Many folks I speak to struggle to understand what the difference is between 'innocent until proven guilty' and 'guilty until proven innocent' and why its so important. They usually see it as just two sides of the same coin. But it most certainly is not, and the distinction is very important.
Those same folks often also struggle to understand 'if you have nothing to hide you've got nothing to fear' argument and how it is central to maintaining the corrupt ways the police and the Crown office operate.
So here's a simpler, easy-to-understand example which describes it perfectly in layman's terms.
Imagine I were to ask you to give me your mobile phone, give me all your passwords, then I asked you to drop your trousers and underpants and let me take a photo of you.
You would refuse (I hope)!
If I then tried to argue that "if you've got nothing to hide, you've got nothing to fear?" hopefully you would still refuse.
Its pretty obvious from the above example that although you may have nothing to hide, there are some things that you would like to keep private - your genitalia being one of them!
But just as importantly, if you don't know me from Adam, you have no way to know if you can trust me with your passwords and the data on your mobile phone (and a pic of you naked!). You have no way of knowing what I'm going to do with your data once I have it.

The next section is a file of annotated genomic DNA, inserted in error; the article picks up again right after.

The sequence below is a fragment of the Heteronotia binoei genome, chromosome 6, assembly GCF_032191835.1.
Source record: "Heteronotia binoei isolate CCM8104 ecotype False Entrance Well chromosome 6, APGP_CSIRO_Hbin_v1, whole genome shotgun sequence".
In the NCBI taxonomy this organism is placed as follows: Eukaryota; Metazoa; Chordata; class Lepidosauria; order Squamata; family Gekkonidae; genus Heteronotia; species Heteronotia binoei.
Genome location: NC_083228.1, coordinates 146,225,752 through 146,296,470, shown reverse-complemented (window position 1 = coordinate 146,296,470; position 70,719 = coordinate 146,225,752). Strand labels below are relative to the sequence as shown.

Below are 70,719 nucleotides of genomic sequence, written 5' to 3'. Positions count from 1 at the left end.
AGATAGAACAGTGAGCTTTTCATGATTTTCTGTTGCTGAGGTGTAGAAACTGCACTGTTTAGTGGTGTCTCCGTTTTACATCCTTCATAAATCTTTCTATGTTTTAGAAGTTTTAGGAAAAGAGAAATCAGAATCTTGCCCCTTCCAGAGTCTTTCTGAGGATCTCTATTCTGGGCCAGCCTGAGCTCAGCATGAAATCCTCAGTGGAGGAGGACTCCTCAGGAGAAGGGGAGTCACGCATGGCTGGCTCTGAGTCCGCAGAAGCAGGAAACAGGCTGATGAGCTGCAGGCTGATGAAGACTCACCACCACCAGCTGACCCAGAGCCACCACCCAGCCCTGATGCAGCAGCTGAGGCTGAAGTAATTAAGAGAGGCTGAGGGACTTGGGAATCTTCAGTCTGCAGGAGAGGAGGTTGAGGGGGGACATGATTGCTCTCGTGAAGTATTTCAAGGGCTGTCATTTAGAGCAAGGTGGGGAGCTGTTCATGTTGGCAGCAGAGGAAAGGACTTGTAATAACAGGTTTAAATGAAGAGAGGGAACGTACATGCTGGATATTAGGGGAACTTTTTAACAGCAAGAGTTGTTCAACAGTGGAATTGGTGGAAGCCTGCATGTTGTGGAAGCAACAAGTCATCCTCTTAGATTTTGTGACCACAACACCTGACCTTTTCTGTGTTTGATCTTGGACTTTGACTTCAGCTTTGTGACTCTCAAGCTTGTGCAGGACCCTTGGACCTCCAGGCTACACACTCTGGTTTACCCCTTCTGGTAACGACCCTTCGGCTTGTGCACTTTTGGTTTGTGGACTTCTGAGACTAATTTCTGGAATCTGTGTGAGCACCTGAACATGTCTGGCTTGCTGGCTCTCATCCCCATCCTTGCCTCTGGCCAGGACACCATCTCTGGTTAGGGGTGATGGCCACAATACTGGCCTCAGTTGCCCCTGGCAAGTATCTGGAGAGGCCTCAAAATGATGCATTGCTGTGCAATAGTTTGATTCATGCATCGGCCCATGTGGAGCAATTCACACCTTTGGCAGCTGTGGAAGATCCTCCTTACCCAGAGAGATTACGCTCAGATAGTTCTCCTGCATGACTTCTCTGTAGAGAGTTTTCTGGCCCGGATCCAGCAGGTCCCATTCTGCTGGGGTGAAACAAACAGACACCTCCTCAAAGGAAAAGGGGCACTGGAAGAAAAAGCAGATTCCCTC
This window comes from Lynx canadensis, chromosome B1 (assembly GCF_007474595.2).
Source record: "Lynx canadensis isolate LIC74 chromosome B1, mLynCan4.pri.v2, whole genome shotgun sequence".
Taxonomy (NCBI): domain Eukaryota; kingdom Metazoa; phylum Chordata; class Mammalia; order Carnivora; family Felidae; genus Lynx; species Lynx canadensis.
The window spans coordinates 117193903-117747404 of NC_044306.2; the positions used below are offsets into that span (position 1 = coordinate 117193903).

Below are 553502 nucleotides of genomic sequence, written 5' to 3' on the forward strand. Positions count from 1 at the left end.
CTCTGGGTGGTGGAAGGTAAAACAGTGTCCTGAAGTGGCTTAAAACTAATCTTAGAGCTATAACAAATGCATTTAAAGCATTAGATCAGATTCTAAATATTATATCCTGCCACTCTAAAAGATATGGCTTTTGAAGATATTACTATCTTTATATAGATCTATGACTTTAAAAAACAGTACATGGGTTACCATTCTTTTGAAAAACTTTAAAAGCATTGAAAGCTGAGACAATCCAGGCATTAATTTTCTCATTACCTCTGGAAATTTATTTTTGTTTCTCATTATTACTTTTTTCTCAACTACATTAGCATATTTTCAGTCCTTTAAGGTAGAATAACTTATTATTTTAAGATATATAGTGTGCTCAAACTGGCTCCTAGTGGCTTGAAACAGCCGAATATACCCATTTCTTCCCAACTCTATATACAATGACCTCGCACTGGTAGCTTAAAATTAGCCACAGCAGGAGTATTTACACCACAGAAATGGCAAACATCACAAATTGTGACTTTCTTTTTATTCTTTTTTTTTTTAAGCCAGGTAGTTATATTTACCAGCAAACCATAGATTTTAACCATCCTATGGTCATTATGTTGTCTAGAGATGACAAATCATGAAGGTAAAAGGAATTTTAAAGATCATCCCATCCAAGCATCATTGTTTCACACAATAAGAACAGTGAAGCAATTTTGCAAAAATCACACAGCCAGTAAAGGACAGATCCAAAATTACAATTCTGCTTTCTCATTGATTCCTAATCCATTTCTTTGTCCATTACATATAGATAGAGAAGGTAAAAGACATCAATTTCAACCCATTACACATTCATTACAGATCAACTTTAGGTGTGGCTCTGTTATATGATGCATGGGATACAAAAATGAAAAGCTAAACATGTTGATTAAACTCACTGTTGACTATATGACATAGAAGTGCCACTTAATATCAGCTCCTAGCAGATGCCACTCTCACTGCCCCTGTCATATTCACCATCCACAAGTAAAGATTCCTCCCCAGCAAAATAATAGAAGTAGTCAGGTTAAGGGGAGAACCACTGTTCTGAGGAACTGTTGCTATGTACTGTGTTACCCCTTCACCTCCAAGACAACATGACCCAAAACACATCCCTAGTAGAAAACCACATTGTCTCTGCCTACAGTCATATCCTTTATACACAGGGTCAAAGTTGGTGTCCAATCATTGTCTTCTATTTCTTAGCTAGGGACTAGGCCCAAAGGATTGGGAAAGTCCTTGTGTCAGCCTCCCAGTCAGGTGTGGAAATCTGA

Even if you did know me and trust me, what happens if I lose your data?
What if my phone gets stolen and your data is among it so gets stolen too?
Your phone may contain medical records, bank account details, or debt information.
Your phone's browser history may reveal your political leanings.
And that's just your mobile phone!
This, in a nutshell, is what privacy is all about.
Because the one thing that the police, the Crown office, and the Government have shown us over and over again for as many years as I care to remember is that they are really, really bad at protecting our data.
They leave PC's switched on and logged in - the office cleaner can walk up to them and view sensitive information.
They throw documents in to wheelie bins outside their offices without shredding them first.
They use computers that are so old a 10 year old could break the security and hack them.
Who can forget the MI5 agent who left his briefcase full of secret papers on a train (link here).
And then Jeremy Hunt who was photographed walking up Downing Street exposing a file with sensitive NHS data.
What about when one persons data gets confused with another persons data? We know that medical records and patient data often gets mixed up.
We know that police often wrongly knock on the door of someone with a similar name.